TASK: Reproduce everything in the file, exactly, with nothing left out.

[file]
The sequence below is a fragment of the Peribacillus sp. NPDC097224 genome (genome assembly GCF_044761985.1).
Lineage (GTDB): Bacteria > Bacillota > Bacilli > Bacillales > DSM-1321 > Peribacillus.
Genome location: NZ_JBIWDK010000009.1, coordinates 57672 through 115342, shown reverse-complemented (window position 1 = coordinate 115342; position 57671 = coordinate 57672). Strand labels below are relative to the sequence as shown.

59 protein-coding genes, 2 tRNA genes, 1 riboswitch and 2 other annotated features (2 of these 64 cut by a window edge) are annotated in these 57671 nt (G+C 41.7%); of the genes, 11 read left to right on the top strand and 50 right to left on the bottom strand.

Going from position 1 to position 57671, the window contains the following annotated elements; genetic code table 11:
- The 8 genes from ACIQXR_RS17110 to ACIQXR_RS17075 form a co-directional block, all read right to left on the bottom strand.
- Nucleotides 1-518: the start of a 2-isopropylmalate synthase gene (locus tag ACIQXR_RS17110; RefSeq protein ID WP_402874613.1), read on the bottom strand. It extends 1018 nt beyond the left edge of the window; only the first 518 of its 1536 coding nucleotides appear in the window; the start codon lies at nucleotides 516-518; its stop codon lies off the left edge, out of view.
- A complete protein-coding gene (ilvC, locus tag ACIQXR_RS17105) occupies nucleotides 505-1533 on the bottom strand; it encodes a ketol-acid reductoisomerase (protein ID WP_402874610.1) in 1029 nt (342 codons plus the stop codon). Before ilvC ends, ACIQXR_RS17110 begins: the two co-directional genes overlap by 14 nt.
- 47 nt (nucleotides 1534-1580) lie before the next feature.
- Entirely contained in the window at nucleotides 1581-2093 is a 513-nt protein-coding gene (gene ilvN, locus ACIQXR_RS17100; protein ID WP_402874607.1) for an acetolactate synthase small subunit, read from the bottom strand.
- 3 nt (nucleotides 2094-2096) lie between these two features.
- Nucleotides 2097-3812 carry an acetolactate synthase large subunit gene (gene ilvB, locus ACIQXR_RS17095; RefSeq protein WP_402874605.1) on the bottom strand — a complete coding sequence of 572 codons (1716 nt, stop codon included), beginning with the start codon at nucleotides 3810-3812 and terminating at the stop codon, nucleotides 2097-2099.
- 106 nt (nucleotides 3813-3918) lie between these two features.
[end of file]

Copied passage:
The sequence below is a fragment of the Peribacillus sp. NPDC097224 genome (genome assembly GCF_044761985.1).
Lineage (GTDB): Bacteria > Bacillota > Bacilli > Bacillales > DSM-1321 > Peribacillus.
Genome location: NZ_JBIWDK010000009.1, coordinates 57672 through 115342, shown reverse-complemented (window position 1 = coordinate 115342; position 57671 = coordinate 57672). Strand labels below are relative to the sequence as shown.

59 protein-coding genes, 2 tRNA genes, 1 riboswitch and 2 other annotated features (2 of these 64 cut by a window edge) are annotated in these 57671 nt (G+C 41.7%); of the genes, 11 read left to right on the top strand and 50 right to left on the bottom strand.

Going from position 1 to position 57671, the window contains the following annotated elements; genetic code table 11:
- The 8 genes from ACIQXR_RS17110 to ACIQXR_RS17075 form a co-directional block, all read right to left on the bottom strand.
- Nucleotides 1-518: the start of a 2-isopropylmalate synthase gene (locus tag ACIQXR_RS17110; RefSeq protein ID WP_402874613.1), read on the bottom strand. It extends 1018 nt beyond the left edge of the window; only the first 518 of its 1536 coding nucleotides appear in the window; the start codon lies at nucleotides 516-518; its stop codon lies off the left edge, out of view.
- A complete protein-coding gene (ilvC, locus tag ACIQXR_RS17105) occupies nucleotides 505-1533 on the bottom strand; it encodes a ketol-acid reductoisomerase (protein ID WP_402874610.1) in 1029 nt (342 codons plus the stop codon). Before ilvC ends, ACIQXR_RS17110 begins: the two co-directional genes overlap by 14 nt.
- 47 nt (nucleotides 1534-1580) lie before the next feature.
- Entirely contained in the window at nucleotides 1581-2093 is a 513-nt protein-coding gene (gene ilvN, locus ACIQXR_RS17100; protein ID WP_402874607.1) for an acetolactate synthase small subunit, read from the bottom strand.
- 3 nt (nucleotides 2094-2096) lie between these two features.
- Nucleotides 2097-3812 carry an acetolactate synthase large subunit gene (gene ilvB, locus ACIQXR_RS17095; RefSeq protein WP_402874605.1) on the bottom strand — a complete coding sequence of 572 codons (1716 nt, stop codon included), beginning with the start codon at nucleotides 3810-3812 and terminating at the stop codon, nucleotides 2097-2099.
- 106 nt (nucleotides 3813-3918) lie between these two features.